Kaunda Blamed UK for UNZA’s Inferior Degree

President Kenneth Kaunda

By Field Ruwe, EdD

PLEASE NOTE: I am an academic, not a politician, and do not envision myself as having a political career. This is a thoroughly researched piece of work, not an opinion editorial. You have to read the entire article to fully comprehend its content.

On July 12, 1966, Chancellor of the University of Zambia, Kenneth Kaunda, spoke: “I have to reiterate on this most important occasion what I have already said in the past, that as far as education is concerned, Britain’s colonial record is most criminal. This country has been left by her as the most uneducated and the most unprepared of Britain’s dependencies on the African continent. This record is even treasonable to mankind when it is recalled that in the seventy years of British occupation, Zambia has never lacked money, and, except for a year or two, her budget has never been subsidized by the British Treasury.”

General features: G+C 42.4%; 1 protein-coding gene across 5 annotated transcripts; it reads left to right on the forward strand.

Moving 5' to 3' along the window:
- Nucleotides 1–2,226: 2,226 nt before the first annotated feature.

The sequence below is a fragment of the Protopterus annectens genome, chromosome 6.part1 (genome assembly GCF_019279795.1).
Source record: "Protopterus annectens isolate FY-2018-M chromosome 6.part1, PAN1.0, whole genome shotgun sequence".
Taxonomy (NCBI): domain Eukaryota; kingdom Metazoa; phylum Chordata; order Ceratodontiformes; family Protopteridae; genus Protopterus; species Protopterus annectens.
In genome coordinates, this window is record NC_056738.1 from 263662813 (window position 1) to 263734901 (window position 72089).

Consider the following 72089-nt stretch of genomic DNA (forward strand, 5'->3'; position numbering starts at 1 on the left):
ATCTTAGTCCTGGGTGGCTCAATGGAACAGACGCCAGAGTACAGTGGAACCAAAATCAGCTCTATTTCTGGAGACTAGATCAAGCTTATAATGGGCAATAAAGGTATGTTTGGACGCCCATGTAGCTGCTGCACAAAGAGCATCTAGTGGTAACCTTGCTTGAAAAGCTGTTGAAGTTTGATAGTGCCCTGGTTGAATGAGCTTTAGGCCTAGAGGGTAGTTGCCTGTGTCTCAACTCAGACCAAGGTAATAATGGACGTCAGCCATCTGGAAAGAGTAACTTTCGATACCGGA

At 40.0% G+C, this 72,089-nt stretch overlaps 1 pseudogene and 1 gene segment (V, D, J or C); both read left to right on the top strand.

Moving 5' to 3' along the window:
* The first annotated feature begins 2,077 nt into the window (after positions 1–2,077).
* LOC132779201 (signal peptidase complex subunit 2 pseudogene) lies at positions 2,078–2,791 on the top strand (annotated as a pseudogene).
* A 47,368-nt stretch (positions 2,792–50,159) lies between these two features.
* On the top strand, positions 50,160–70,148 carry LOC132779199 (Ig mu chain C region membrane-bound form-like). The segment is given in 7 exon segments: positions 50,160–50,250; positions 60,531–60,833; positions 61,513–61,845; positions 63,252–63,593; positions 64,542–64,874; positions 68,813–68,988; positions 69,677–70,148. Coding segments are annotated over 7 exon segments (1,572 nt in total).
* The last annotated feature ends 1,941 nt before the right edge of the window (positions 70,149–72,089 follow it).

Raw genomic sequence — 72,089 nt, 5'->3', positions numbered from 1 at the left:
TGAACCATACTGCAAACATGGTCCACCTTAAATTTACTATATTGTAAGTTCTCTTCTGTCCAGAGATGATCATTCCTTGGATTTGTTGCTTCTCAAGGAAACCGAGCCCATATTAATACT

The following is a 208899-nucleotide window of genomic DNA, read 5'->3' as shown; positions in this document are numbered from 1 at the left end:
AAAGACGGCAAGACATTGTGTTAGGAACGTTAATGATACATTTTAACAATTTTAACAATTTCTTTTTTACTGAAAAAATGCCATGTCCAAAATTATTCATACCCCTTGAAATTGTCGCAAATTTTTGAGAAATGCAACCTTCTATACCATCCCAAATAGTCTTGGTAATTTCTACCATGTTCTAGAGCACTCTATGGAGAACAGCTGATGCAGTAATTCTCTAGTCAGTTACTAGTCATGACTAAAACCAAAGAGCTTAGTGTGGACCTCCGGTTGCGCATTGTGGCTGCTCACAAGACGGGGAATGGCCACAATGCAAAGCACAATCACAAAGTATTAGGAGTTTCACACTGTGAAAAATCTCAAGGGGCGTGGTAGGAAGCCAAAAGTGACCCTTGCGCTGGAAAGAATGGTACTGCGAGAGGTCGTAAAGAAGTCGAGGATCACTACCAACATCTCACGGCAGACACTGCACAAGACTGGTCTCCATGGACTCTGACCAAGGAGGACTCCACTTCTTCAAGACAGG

The occasion was the official opening of the University of Zambia. The above quote was Kaunda’s scathing rebuke of Britain’s failure to develop a robust educational system in Northern Rhodesia. In January 1964, the then Prime Minister Kaunda had received the controversial 1963 Lockwood Report on the establishment of the University of Zambia.

In planning the establishment of the University of Zambia, the Lockwood Committee recommended that the proposed University of Zambia entrance requirements be a “lower level than was the norm in Africa” [see Report on the Development of a University in Northern Rhodesia, 1963]. This decision can be grandfathered into the University of Zambia’s degree deemed as inferior by the UK NARIC recognition agency.